The Divining Wand

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Go-to Writing Books, III

April 07, 2011 By: larramiefg Category: Authors' Favorites, Profiles, Q&A

Before, during and after a work-in-progress, a published/debut author has likely read more than a few books on the art and craft of writing. Yet not all motivation or inspiration comes from books on writing, in fact favorite novels are just as likely to be kept close at hand. With this in mind, The Divining Wand asked its authors:

What books do you keep nearby or go back to as you’re working?

And this week the following authors — including Laura Dave, the most recent addition to TDW — replied:

~Claire Cook (Seven Year Switch, Must Love Dogs, Life’s A Beach, and the rest in Bibliography, and Best Staged Plans coming May 31, 2011):

“I think of it as self-medicating with writing books. I keep a pile of them beside me as I write a novel, and flip through them as needed, not really for specific info but for their calming properties. The two I pick up again and again are Anne Lamott’s Bird by Bird and Carolyn See’s Making a Literary Life: Advice for Writers and other Dreamers.”

~Laura Dave (The Divorce Party, London Is the Best City in America, and The First Husband coming May 12, 2011):

“Slouching Toward Bethlehem, The Great Gatsby, Pride and Prejudice, The Feast of Love, The Girl’s Guide to Hunting and Fishing, Everything Changes, Something Borrowed, The Lost Legends of New Jersey and On Writing.”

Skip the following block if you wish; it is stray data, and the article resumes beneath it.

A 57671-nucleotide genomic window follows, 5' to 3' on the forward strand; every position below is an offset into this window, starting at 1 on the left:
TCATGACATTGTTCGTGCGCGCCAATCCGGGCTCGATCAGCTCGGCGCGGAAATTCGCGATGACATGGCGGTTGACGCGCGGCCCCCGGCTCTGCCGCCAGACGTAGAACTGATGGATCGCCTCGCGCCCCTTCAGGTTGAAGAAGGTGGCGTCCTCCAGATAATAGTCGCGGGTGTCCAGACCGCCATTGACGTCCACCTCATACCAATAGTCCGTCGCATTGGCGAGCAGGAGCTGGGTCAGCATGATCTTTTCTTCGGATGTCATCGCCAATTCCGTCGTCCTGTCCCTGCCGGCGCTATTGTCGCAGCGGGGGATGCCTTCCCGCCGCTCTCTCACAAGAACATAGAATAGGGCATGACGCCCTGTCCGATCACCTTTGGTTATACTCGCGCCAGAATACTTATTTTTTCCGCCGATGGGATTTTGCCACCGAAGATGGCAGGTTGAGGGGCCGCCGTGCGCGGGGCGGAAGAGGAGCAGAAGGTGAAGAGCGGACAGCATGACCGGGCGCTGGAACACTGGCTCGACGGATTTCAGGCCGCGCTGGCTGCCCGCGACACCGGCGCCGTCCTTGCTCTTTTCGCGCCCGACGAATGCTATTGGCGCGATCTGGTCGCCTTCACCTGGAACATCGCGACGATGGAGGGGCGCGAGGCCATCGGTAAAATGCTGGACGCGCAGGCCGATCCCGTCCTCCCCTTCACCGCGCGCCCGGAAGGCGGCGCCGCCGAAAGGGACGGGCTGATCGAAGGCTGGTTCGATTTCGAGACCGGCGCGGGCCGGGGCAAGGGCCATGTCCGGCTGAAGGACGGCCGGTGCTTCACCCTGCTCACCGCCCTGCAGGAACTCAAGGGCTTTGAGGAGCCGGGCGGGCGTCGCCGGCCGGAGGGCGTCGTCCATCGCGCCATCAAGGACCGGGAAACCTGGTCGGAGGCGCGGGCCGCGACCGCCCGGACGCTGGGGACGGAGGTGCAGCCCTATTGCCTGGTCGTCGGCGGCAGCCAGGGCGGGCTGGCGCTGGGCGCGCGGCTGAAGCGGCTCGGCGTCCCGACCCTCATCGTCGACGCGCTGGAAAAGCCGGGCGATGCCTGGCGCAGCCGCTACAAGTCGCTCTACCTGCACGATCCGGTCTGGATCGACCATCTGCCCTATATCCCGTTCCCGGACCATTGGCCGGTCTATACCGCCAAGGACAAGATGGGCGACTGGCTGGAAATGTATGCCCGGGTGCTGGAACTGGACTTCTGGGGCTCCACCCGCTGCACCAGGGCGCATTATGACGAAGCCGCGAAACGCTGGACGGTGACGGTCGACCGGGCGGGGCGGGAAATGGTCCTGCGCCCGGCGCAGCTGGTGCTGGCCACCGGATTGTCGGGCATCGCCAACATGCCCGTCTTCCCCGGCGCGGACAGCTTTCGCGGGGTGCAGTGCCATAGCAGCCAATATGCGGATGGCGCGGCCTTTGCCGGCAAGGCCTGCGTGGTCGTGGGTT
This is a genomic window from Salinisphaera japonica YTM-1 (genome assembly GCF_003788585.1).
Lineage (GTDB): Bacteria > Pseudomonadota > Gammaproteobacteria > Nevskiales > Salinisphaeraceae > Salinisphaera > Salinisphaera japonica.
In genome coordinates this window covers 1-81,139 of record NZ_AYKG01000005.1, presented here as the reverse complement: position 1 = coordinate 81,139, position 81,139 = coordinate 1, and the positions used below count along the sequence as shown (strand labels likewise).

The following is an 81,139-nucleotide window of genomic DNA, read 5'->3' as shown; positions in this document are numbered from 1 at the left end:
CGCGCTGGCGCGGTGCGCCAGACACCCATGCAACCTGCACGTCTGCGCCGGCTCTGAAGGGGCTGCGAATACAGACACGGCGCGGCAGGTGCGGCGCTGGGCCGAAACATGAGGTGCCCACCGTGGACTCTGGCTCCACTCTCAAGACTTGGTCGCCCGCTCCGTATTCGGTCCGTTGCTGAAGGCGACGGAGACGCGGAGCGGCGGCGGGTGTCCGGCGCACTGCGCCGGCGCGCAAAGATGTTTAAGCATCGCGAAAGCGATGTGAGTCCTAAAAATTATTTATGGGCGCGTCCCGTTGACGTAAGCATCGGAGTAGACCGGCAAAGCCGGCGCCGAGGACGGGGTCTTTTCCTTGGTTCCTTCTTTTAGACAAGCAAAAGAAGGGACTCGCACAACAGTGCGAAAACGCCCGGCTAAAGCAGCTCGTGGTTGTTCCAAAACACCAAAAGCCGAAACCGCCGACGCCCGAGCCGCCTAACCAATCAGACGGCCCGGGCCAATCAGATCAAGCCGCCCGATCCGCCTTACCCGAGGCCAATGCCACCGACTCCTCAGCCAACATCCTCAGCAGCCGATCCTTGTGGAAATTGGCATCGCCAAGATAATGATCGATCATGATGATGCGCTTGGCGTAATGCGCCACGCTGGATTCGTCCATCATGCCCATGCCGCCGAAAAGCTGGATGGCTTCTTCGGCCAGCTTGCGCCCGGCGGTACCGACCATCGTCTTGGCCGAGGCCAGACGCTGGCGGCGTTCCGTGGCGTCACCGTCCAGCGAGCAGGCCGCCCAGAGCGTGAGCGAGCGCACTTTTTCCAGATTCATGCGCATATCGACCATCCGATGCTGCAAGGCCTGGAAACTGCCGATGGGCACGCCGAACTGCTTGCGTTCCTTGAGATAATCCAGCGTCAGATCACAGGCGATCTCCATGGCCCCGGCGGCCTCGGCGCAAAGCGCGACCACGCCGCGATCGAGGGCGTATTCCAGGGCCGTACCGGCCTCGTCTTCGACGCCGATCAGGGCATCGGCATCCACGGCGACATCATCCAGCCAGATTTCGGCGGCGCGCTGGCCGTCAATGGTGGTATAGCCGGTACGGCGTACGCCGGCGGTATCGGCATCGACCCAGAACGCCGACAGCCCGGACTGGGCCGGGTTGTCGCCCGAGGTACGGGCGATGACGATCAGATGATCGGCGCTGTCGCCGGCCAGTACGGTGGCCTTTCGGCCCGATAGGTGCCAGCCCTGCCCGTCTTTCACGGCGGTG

~ Shana Mahaffey (Sounds Like Crazy):

“I keep books of poetry by W.B. Yeats, Rainer Maria Rilke, and Mathew Arnold to read when I need beautiful words to inspire me. I always have my online dictionary and reference website open. I consult both, but especially the latter, often throughout the process. For regular reading, I try to keep a good mystery by my side, and if there are none, I will always go back to The Chronicles of Amber* by Roger Zelazny.”

~Rebecca Rasmussen (The Bird Sisters coming April 12, 2011):

“I always keep Mary Oliver’s poems close to me when I’m writing. Sometimes I read a poem or two before I get started on my own work to remind myself to be mindful of my word choice and to enjoy the process even when it is frustrating me. Mary Oliver often celebrates life in her writing, from birds and trees to people and great loves, sometimes losses, which is what I am trying to do in mine.”

~Lori Roy (Bent Road):

“I have a well worn copy of Janet Burroway’s WRITING FICTION A GUIDE TO NARRATIVE CRAFT. The pages are highlighted, paperclipped and flagged with sticky notes. I also have several novels from favorite writers that I will open at random and read from whenever I find myself stuck.”

~Leah Stewart (Husband and Wife, The Myth of You and Me, Body of a Girl):

“It depends on the book I’m writing. For my last, because it was first person and relationship-driven, I kept looking at Nick Hornby’s HIGH FIDELITY, Curtis Sittenfeld’s PREP, and Richard Ford’s THE SPORTSWRITER.”

* * * * *

Announcement: The winner of Friendship Bread by Darien Gee is Janel. Congratulations!

Please email diviningwand (at) gmail (dot) com with your mailing address and your book will be sent out promptly.

2 Comments to “Go-to Writing Books, III”


  1. Like Shana and Rebecca, Andre Dubus III said he always he started a writing session by reading some poetry.

    1
  2. Yay! I can’t wait to read Darien’s new book!

    I write with a bookcase filled with two shelves of writing books beside me. Now I’ve found at least one more to add after reading this post. 🙂

    2


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